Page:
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Discussion Starter #1
Hi to all, I'm looking for anybody who has used pvc or rubber tile in a basement application.They seem like they would be pretty flexible and with no adhessive you could use them on a cement floor that was pretty tore.Short of something like this I believe I'll be using SLC and tile:wink: Thanks in advance for any feedback
 

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Interlocking rubber tiles, rectangles, brick patterns, etc. work out great. They are easy to install and maintain---if you damage one you just pull it out and slip another in its place. They are great over concrete since the flex and you don't have to glue them down in most cases. You can get all sorts of colors, thicknesses and patterns.

Shop online though for your best options. The limited selection box stores have are of poor quality and too thin to start.

Rubber floors are great to walk on and for kids and pets to roll around and play on.

The only real drawback? The surface is porous so make sure any construction material dust is past tense and cleaned up or you will grind it into the surface.
 

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That sounds pretty easy to deal with.From what I have read they can be installed right over the cement and are mold resistant.Would you use a vapor barrier? The basement is only used for storage and is quite damp and it is always possible it could get wet again.
 

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No vapor barrier between concrete and rubber flooring. Rubber itself will resist mildew and mold and the floor you are considering should breathe nicely.

And yes, the stuff is straightforward to install. Pick sizes and patterns that match your situation and the look you want. Obviously the thin crappy flooring at box stores will fall apart on you so get something with thickness that fits your budget. Call customer service for one of the companies you find online with questions and for recommendations.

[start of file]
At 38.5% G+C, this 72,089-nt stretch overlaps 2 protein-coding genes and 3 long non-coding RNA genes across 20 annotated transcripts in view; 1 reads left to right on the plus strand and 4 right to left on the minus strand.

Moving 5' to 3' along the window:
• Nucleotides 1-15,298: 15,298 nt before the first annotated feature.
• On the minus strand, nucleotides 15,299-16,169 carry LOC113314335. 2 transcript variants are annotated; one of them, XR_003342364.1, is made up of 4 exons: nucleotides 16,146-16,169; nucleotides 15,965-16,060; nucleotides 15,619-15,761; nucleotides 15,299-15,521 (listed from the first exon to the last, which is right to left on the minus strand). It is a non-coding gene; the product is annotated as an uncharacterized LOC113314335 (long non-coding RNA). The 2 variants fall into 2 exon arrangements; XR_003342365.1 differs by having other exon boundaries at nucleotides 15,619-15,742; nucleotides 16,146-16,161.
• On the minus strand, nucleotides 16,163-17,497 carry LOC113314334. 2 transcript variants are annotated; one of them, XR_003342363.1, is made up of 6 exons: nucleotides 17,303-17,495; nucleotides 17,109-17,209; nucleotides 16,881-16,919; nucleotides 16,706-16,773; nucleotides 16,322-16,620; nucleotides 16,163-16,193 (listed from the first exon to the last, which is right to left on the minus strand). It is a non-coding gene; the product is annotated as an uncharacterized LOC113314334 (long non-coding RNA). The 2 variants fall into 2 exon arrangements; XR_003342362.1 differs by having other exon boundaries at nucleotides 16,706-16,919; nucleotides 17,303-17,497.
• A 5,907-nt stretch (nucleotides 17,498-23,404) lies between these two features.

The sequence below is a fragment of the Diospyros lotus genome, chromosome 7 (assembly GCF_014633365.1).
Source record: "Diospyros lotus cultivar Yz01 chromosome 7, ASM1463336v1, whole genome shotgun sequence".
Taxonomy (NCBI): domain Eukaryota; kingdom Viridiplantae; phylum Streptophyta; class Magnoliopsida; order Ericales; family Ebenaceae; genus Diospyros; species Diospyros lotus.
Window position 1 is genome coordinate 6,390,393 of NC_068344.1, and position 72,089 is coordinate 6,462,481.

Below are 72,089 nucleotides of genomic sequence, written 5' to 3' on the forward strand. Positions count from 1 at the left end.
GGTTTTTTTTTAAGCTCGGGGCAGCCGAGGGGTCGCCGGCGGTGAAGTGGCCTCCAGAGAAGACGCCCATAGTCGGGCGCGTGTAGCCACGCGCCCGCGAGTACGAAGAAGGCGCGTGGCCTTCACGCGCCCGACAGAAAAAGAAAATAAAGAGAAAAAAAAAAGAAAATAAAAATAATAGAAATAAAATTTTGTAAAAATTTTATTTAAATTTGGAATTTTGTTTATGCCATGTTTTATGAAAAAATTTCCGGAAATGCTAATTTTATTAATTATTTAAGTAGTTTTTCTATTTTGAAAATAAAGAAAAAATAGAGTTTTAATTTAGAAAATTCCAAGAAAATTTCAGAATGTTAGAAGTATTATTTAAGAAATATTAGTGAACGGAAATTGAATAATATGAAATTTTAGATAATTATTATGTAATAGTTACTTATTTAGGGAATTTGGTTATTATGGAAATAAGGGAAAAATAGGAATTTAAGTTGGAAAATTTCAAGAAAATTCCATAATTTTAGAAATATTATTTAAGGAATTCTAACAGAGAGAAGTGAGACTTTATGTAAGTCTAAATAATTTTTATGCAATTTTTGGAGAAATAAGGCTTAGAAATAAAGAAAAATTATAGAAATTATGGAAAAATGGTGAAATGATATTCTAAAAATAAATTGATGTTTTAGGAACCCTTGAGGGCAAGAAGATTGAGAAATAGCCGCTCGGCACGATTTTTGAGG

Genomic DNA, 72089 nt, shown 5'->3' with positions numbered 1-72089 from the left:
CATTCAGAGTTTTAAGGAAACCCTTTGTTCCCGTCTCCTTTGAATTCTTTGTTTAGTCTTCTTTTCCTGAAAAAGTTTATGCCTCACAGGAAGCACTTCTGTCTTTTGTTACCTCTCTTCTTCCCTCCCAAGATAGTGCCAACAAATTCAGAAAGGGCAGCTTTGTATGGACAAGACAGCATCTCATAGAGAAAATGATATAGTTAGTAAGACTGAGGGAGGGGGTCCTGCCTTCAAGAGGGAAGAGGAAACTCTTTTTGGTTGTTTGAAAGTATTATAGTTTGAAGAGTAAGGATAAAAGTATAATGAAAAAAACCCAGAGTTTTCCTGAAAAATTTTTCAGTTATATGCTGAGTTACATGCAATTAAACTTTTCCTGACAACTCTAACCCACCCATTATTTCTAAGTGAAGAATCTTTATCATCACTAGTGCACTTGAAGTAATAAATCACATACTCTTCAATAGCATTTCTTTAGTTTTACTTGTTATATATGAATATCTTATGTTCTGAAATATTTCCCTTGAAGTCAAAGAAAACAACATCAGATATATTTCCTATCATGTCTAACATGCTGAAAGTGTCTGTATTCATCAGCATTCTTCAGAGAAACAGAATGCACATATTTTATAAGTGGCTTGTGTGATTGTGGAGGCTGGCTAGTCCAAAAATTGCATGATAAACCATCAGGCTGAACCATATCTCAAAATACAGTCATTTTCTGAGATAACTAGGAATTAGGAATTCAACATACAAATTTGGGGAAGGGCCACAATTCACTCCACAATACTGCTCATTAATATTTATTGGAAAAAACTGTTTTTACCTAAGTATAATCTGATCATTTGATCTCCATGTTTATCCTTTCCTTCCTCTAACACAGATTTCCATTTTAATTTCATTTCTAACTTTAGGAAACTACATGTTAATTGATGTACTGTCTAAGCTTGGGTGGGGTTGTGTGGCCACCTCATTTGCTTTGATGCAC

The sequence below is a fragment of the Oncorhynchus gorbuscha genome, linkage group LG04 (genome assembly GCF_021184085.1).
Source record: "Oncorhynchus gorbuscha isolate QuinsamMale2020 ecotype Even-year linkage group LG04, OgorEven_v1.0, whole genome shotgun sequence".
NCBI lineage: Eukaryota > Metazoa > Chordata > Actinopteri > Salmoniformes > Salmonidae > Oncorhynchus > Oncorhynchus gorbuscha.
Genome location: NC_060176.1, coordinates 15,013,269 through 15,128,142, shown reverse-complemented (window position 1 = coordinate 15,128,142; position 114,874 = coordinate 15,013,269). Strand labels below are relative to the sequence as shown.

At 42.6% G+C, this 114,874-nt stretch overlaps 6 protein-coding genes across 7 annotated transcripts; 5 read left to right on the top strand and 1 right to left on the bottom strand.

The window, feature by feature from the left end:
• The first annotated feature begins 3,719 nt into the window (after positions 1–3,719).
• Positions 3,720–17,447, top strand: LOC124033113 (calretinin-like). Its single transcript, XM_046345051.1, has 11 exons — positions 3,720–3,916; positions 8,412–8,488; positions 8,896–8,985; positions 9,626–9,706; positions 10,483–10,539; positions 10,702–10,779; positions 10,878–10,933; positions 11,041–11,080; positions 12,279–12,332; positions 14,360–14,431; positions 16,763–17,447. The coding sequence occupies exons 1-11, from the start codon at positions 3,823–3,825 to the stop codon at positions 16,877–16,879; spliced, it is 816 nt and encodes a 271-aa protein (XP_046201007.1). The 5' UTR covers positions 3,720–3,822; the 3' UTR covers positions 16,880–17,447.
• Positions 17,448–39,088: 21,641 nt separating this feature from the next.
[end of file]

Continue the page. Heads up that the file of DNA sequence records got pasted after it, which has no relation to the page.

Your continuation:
Lay it all out the way you would any tile floor ahead of time so you don't end up looking goofy on the last course of your flooring, etc. If using large 12x12's or something think about running the floor at an angle. The room will look bigger and if you are out of square it will not look so obvious.

As with any flooring, stabilize your material to room temperature if you can before installing.

Do be sure you buy some extra stock for repairs on down the road especially if buying colors where the dye lot might change and be noticed.
 

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I'd do a minimum of 1/4" thick for an interlocking install if you want to avoid problems. Roppe has a good quality budget product out there now called Ready Tile I believe. It's one pattern only, a mixture of different color flecs, but much cheaper than the standard stuff. There are also sealers available to top coat the tile with if you want to keep it from picking up too much dirt, though it tends to make them a little slicker.
 
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